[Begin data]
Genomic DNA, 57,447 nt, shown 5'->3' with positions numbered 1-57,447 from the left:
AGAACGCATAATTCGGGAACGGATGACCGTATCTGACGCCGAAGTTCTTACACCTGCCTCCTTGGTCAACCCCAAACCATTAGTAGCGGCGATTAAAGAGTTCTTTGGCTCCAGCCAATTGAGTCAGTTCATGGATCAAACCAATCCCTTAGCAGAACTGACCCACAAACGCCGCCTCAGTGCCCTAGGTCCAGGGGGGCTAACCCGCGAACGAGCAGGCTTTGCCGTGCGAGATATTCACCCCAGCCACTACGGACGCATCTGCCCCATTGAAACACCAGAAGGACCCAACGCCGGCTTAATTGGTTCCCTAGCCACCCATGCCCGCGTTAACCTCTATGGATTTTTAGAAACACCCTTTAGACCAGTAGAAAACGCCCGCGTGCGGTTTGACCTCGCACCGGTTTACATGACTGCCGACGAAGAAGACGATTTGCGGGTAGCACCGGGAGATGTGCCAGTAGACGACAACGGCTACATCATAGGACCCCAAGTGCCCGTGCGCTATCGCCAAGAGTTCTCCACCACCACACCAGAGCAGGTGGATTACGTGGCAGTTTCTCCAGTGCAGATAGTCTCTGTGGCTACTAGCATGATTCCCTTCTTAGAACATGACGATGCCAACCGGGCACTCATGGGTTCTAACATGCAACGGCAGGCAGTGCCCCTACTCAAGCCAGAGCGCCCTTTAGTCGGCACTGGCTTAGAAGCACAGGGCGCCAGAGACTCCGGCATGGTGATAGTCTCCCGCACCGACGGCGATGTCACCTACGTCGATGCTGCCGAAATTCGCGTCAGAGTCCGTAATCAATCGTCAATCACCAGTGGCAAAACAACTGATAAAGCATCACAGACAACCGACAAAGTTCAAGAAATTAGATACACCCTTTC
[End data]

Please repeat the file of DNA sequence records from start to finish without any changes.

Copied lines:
Genomic DNA, 57,447 nt, shown 5'->3' with positions numbered 1-57,447 from the left:
AGAACGCATAATTCGGGAACGGATGACCGTATCTGACGCCGAAGTTCTTACACCTGCCTCCTTGGTCAACCCCAAACCATTAGTAGCGGCGATTAAAGAGTTCTTTGGCTCCAGCCAATTGAGTCAGTTCATGGATCAAACCAATCCCTTAGCAGAACTGACCCACAAACGCCGCCTCAGTGCCCTAGGTCCAGGGGGGCTAACCCGCGAACGAGCAGGCTTTGCCGTGCGAGATATTCACCCCAGCCACTACGGACGCATCTGCCCCATTGAAACACCAGAAGGACCCAACGCCGGCTTAATTGGTTCCCTAGCCACCCATGCCCGCGTTAACCTCTATGGATTTTTAGAAACACCCTTTAGACCAGTAGAAAACGCCCGCGTGCGGTTTGACCTCGCACCGGTTTACATGACTGCCGACGAAGAAGACGATTTGCGGGTAGCACCGGGAGATGTGCCAGTAGACGACAACGGCTACATCATAGGACCCCAAGTGCCCGTGCGCTATCGCCAAGAGTTCTCCACCACCACACCAGAGCAGGTGGATTACGTGGCAGTTTCTCCAGTGCAGATAGTCTCTGTGGCTACTAGCATGATTCCCTTCTTAGAACATGACGATGCCAACCGGGCACTCATGGGTTCTAACATGCAACGGCAGGCAGTGCCCCTACTCAAGCCAGAGCGCCCTTTAGTCGGCACTGGCTTAGAAGCACAGGGCGCCAGAGACTCCGGCATGGTGATAGTCTCCCGCACCGACGGCGATGTCACCTACGTCGATGCTGCCGAAATTCGCGTCAGAGTCCGTAATCAATCGTCAATCACCAGTGGCAAAACAACTGATAAAGCATCACAGACAACCGACAAAGTTCAAGAAATTAGATACACCCTTTC